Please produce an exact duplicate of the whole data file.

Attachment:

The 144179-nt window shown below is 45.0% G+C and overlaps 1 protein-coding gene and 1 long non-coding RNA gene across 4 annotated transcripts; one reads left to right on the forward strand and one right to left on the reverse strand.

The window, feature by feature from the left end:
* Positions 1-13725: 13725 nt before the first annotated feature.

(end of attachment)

The 144179-nt window shown below is 45.0% G+C and overlaps 1 protein-coding gene and 1 long non-coding RNA gene across 4 annotated transcripts; one reads left to right on the forward strand and one right to left on the reverse strand.

The window, feature by feature from the left end:
* Positions 1-13725: 13725 nt before the first annotated feature.